As for the details of this specific performance: Actors is generally a good group, and they did well here. Leading actor Joseph Adams displays a moderate range, mostly on the wryly contemplative side but bringing some animation to the character when called for; Rebecca Hart’s range, which seems a bit more limited at first (her role seems to be the Quirky Younger Love Interest) opens up dramatically and she rises to the occasion. The other actors have less demanding roles but work well with them. The foley (and where necessary special effects) were good, and in spite of my distaste for the overuse of the mechanism, I have to register admiration for the extent to which the actors and sound crew made the no doubt difficult effect synchronization work live.

See also: premiere at Actors Theatre.

Dance Dance Dance, by Haruki Murakami

I’m trying to bone up on my modern geeklit, and Murakami’s one of those names that comes up as authentically literary fiction. I picked this one up more-or-less at random, and have a fairly nebulous idea of how it fits into his ouevre (it’s apparently a follow-up, in a shared-world sense, to a previous trilogy, although it stands on its own). It collects a variety of themes and styles into one place: the overall tone felt neo-noir, but the plot wanders through a very mildly fantastic urban adventure, dwelling chiefly on the futility of most modern vocations (almost all the adults in the story seem to be heartily dissatisfied with their jobs) and the illusions people maintain out of cultured civility. It’s ultimately a character study, about how our narrator and his entire social circle lead unspoken lives, and that their own lives only begin to make sense when they delve deeply into others’ lives. It’s a strange story, shot through with elements of the fantastic and a sense of a Big Picture which is never entirely revealed, which is mildly disappointing: it’s possible that the overall purpose is better revealed in light of its prequels. But even taken in ignorance of what the big lead-up is to, it’s a book with comfortable and pleasing themes, seeing the narrator grow closer to others and gain a greater comfort in his own skin and a greater contentment thereby.

I very much liked the style of the work as well as its overall structure. There’s a combination of the frenzied and the relaxed that makes it work, that in the midst of crisis and adventure the protagonist has time and energy for minutiae, in a way that reminds me, perhaps irrationally, of the emphasis on the minute in The Mezzanine. There’s a strong sensory sense in the narrator’s memories of the women he’s known, and of the places he’s been, which may explain the comparison to some extent.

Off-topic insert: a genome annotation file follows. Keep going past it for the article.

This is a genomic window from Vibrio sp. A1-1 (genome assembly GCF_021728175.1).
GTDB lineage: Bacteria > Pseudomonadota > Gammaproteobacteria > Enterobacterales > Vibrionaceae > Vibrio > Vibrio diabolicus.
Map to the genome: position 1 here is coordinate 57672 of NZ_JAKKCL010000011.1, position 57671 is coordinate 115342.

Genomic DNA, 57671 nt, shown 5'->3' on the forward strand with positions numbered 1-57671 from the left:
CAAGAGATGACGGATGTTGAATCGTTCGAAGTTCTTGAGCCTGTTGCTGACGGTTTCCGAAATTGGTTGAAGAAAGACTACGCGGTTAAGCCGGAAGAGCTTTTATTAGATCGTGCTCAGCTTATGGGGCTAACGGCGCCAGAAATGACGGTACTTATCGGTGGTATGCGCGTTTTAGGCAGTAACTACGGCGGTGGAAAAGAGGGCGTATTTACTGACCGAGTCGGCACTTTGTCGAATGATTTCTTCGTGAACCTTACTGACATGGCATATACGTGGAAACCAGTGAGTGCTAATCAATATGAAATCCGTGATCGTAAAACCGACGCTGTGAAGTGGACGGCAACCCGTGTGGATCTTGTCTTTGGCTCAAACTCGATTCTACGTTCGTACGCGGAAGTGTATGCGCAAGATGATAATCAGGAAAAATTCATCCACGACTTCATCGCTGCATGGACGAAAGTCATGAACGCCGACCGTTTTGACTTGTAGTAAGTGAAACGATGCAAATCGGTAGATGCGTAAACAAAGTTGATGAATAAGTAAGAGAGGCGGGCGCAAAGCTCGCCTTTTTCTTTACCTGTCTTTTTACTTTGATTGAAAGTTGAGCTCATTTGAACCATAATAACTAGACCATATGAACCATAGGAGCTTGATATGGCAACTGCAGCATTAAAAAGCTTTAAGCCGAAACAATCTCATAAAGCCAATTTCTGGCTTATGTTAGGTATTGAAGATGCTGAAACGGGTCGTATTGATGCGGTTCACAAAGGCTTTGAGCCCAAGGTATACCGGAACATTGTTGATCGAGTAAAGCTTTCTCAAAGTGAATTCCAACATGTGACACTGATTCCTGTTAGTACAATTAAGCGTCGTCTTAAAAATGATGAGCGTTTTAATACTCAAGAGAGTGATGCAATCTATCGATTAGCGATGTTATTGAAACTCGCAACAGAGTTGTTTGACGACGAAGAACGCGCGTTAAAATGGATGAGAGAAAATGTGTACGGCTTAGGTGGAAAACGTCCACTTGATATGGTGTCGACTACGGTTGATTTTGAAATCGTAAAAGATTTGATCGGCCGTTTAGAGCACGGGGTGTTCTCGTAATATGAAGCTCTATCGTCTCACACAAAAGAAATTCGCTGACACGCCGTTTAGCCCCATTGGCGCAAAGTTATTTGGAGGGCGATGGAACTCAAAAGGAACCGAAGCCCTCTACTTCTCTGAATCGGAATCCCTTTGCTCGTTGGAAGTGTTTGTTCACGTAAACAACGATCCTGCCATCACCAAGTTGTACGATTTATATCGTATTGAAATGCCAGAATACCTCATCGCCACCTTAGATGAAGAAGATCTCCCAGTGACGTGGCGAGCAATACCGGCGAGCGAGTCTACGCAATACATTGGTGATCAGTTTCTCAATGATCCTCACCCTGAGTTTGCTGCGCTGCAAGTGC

Mostly, I just found this book to be an effortless page-turner, though. The narrator is sympathetically thoughtful, and his world is peopled with largely flawed but enjoyably deep personalities. There are bits that are odd bonuses for me: seeing the narrator mention the Beach Boys wasn’t wholly surprising, as the book’s named after one of their songs, but seeing a mention of the obscure 1971 Surf’s Up album— well, in truth it made me certain, if nothing else, that Murakami takes pride in his acquaintance with obscurities, which is a fine, geeky thing to do. Wandering from the obscure into the overly twee, I’m not sure I can really approve of the inclusion of a succesful but self-loathing novelist named Makimura; that’s maybe a little too self-indulgent.

See also: Wikipedia.

The Exquisite Short Films of Kihachiro Kawamoto

[Screenshot]Experimental animation is kind of hit-or-miss for me. I’ve figured out that I like Švankmajer more than Brothers Quay, and that surreal cel or computer animation doesn’t work for me. Kawamoto’s work somewhat falls into the second category, I’m afraid: it’s stop-motion, but largely with flat cutouts, and I found his particular brand of surreal often impenetrable. The first film in this collection, “Breaking of Branches is Forbidden” went on way too long for a story with no sound: there was a narrative, but it was ultimately flat and had trouble carrying the story purely with largely unexpressive puppets. The next several were more successful, in no small part because they were shorter. Both “Anthropocynical Farce” and “The Trip” were rather static in their cinematic composition, but interestingly enough designed to hold my attention. “A Poet’s Life” was an unqualified success, compositionally and plotwise, and “House of Flame” and “Dojiji Temple” were both authentically skillful and intriguingly transcended the limitations of stop-motion.